Carburizing is a process of adding Carbon to the surface. This is done by exposing the part to a Carbon rich atmosphere at an elevated temperature and allows diffusion to transfer the Carbon atoms into steel. This diffusion will work only if the steel has low carbon content, because diffusion works on the differential of concentration principle. If, for example the steel had high carbon content to begin with, and is heated in a carbon free furnace, such as air, the carbon will tend to diffuse out of the steel resulting in Decarburization.
Pack Carburizing: Parts are packed in a high carbon medium such as carbon powder or cast iron shavings and heated in a furnace for 12 to 72 hours at 900 ºC (1652 ºF). At this temperature CO gas is produced which is a strong reducing agent. The reduction reaction occurs on the surface of the steel releasing Carbon, which is then diffused into the surface due to the high temperature. When enough Carbon is absorbed inside the part (based on experience and theoretical calculations based on diffusion theory), the parts are removed and can be subject to the normal hardening methods.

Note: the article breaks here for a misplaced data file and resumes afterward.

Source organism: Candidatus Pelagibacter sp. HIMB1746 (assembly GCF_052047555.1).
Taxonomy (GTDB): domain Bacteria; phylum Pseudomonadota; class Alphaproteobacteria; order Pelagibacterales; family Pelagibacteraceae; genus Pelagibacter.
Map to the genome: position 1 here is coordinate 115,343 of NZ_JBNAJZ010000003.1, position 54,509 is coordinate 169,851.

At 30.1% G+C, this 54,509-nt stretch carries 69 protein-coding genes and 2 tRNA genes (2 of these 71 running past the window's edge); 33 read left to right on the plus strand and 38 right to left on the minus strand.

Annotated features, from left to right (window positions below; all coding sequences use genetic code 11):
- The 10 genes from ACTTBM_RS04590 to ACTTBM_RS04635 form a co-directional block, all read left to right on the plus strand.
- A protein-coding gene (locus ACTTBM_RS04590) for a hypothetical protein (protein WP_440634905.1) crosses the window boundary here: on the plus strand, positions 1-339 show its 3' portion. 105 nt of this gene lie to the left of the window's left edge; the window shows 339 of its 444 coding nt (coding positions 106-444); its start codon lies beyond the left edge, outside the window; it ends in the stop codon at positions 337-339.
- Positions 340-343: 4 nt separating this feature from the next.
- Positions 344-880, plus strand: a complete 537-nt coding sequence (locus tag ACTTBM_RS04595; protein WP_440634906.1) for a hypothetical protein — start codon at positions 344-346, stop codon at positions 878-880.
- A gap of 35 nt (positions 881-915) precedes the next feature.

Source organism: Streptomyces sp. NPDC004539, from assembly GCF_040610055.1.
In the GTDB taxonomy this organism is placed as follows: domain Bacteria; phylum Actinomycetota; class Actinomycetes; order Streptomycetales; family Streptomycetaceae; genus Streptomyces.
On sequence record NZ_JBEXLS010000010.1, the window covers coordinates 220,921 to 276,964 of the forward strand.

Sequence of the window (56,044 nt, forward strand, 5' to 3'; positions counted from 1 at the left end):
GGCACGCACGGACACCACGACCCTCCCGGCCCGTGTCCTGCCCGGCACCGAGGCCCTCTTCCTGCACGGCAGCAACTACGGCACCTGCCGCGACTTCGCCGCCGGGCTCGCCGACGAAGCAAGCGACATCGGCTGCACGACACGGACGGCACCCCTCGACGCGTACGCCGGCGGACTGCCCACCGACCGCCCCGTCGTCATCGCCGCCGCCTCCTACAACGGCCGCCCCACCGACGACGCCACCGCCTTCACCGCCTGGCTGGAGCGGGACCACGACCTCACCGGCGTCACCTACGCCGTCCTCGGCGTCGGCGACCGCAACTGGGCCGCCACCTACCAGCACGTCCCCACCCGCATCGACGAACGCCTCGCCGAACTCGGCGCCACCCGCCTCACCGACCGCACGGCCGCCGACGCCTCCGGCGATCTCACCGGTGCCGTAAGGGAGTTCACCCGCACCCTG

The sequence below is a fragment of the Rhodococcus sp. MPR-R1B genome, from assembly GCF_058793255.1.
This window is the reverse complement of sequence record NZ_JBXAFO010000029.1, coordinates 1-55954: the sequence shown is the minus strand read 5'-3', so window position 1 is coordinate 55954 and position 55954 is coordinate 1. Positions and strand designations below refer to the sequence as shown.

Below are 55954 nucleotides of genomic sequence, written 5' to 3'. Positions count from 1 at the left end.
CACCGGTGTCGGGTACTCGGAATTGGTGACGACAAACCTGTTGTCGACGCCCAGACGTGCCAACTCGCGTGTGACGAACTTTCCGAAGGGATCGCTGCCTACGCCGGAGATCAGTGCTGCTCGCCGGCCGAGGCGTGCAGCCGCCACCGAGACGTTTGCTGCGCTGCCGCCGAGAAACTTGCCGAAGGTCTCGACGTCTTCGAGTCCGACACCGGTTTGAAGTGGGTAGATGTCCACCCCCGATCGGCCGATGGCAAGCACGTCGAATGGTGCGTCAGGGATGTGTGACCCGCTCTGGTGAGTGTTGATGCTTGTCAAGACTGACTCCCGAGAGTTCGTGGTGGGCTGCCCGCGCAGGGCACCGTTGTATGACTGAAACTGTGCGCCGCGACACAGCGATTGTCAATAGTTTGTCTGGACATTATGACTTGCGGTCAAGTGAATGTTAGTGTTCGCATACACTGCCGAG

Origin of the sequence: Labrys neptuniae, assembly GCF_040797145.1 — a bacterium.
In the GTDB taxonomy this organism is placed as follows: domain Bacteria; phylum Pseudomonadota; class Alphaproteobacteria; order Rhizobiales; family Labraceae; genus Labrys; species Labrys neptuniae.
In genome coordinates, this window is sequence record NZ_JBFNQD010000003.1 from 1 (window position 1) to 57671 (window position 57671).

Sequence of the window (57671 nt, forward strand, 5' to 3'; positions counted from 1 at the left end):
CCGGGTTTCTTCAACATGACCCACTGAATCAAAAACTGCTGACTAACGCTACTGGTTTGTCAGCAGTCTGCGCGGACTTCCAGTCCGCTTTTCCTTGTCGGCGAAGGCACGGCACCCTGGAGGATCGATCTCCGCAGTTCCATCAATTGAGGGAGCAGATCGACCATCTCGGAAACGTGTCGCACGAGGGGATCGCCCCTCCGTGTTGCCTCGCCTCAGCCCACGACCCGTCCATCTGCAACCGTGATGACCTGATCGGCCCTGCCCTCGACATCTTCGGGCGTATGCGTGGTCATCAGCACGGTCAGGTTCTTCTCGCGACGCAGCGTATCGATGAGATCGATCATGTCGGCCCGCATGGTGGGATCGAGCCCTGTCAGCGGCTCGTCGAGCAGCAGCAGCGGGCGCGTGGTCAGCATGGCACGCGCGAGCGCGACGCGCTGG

The Carbon on the surface is 0.7% to 1.2% depending on process conditions. The hardness achieved is 60 - 65 RC. The depth of the case ranges from about 0.1 mm (0.004 in) upto 1.5 mm (0.060 in).
Some of the problems with pack carburizing is that the process is difficult to control as far as temperature uniformity is concerned, and the heating is inefficient.
Gas Carburizing: Gas Carburizing is conceptually the same as pack carburizing, except that Carbon Monoxide (CO) gas is supplied to a heated furnace and the reduction reaction of deposition of carbon takes place on the surface of the part.
This processes overcomes most of the problems of pack carburizing. The temperature diffusion is as good as it can be with a furnace. The only concern is to safely contain the CO gas.
A variation of gas carburizing is when alcohol is dripped into the furnace and it volatilizes readily to provide the reducing reaction for the deposition of the carbon.
Liquid Carburizing: The steel parts are immersed in a molten carbon rich bath. In the past, such baths have cyanide (CN) as the main component. However, safety concerns have led to non-toxic baths that achieve the same result.